1. Gideon Rachman says wind it all up now. Monetary union needs fiscal union. Euro leaders will never agree fiscal union. So end it all now, or more accurately, find those countries willing to agree to fiscal union and have them in the Euro.
2. Martin Wolf says that the consequences of a break up are so horrendous that there will be institutional changes to the Euro to save it. I think he agrees with Rachman that full fiscal union is a way away. So he asks, correctly, what steps will save it? He thinks cheap Eurozone bonds are impossible, due to political constraints. So he calls for
The answer is through a buoyant eurozone economy and higher wage growth and inflation in core economies than in the enfeebled periphery.And suggests this can be sustained with expansionary demand.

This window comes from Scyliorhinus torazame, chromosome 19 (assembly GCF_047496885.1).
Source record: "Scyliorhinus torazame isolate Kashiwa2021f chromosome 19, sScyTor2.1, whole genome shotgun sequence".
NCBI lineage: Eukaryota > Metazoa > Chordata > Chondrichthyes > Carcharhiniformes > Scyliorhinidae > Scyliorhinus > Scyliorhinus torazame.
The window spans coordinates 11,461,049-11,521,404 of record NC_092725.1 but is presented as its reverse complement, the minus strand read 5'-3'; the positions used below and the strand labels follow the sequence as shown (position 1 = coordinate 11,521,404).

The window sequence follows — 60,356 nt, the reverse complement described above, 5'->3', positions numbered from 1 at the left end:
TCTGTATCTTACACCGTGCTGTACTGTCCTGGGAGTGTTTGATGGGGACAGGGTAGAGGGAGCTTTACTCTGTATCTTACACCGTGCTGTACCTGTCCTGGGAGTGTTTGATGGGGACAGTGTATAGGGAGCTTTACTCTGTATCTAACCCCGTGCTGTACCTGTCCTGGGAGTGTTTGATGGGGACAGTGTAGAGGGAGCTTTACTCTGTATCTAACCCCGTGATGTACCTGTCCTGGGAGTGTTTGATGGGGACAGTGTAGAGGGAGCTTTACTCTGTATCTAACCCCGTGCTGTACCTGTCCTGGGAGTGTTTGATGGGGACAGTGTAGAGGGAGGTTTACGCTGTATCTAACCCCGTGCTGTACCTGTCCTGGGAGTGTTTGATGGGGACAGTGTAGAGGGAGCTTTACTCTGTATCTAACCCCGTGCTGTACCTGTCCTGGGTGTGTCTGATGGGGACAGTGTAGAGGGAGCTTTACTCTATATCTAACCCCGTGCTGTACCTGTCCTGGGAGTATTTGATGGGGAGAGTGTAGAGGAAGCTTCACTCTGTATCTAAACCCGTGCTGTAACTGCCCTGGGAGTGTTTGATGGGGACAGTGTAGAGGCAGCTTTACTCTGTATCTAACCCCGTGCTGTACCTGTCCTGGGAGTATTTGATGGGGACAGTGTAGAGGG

In yet another excellent post, he makes some more valuable points.The German response. A senior official at the German finance ministry writes that short-term help from Germany will raise moral hazard and so will not help in the long run. Martin responds by saying that without a short-run fix, we will not even get to the long run.
1. Southern Europe cannot go for Keynesian expansion since noone will lend to them. End of.
2. So we need a backdoor bailout: Germany and NEurope have to reflate their economies and perhaps have higher inflation to help Southern Europe. Will those citizens accept this?
4. I think they would if they saw S. Europe reform. But S. Europe wont reform if they are bailed out. So N. Europe won't bail them out. Return to point 1.
5. Thus my prediction is
- 45% probability: breakup with N. Europe coutries staying in.
- 10% prob: breakup of whole Zone. Emergence of 1930s type insularism. Very bad.
- 45% probability: muddle through with implict subsidy from ECB. High inflation down the track when ECB finds assests on their balance sheet are worthless.
My student Anjalika points me to the New York Times on how a slow motion bank run might undo the Eurozone and how Germany stands to lose via its Target2 payments.